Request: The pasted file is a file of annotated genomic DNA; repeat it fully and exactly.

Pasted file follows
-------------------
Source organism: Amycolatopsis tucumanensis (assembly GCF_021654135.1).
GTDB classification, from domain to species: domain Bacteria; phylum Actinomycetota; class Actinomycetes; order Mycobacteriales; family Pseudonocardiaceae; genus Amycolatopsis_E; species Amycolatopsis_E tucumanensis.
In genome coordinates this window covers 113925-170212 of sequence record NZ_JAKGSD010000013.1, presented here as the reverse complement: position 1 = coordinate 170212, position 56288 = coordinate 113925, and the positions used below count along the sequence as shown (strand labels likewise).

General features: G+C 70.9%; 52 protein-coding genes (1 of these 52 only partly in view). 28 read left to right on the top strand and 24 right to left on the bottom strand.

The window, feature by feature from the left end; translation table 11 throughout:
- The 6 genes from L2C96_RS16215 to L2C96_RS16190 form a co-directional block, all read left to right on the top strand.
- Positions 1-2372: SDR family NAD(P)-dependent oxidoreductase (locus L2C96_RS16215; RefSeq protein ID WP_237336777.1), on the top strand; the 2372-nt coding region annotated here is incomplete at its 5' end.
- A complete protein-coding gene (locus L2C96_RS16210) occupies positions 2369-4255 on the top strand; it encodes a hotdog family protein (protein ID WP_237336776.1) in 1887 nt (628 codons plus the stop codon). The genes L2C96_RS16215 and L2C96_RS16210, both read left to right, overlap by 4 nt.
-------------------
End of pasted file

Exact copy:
Source organism: Amycolatopsis tucumanensis (assembly GCF_021654135.1).
GTDB classification, from domain to species: domain Bacteria; phylum Actinomycetota; class Actinomycetes; order Mycobacteriales; family Pseudonocardiaceae; genus Amycolatopsis_E; species Amycolatopsis_E tucumanensis.
In genome coordinates this window covers 113925-170212 of sequence record NZ_JAKGSD010000013.1, presented here as the reverse complement: position 1 = coordinate 170212, position 56288 = coordinate 113925, and the positions used below count along the sequence as shown (strand labels likewise).

General features: G+C 70.9%; 52 protein-coding genes (1 of these 52 only partly in view). 28 read left to right on the top strand and 24 right to left on the bottom strand.

The window, feature by feature from the left end; translation table 11 throughout:
- The 6 genes from L2C96_RS16215 to L2C96_RS16190 form a co-directional block, all read left to right on the top strand.
- Positions 1-2372: SDR family NAD(P)-dependent oxidoreductase (locus L2C96_RS16215; RefSeq protein ID WP_237336777.1), on the top strand; the 2372-nt coding region annotated here is incomplete at its 5' end.
- A complete protein-coding gene (locus L2C96_RS16210) occupies positions 2369-4255 on the top strand; it encodes a hotdog family protein (protein ID WP_237336776.1) in 1887 nt (628 codons plus the stop codon). The genes L2C96_RS16215 and L2C96_RS16210, both read left to right, overlap by 4 nt.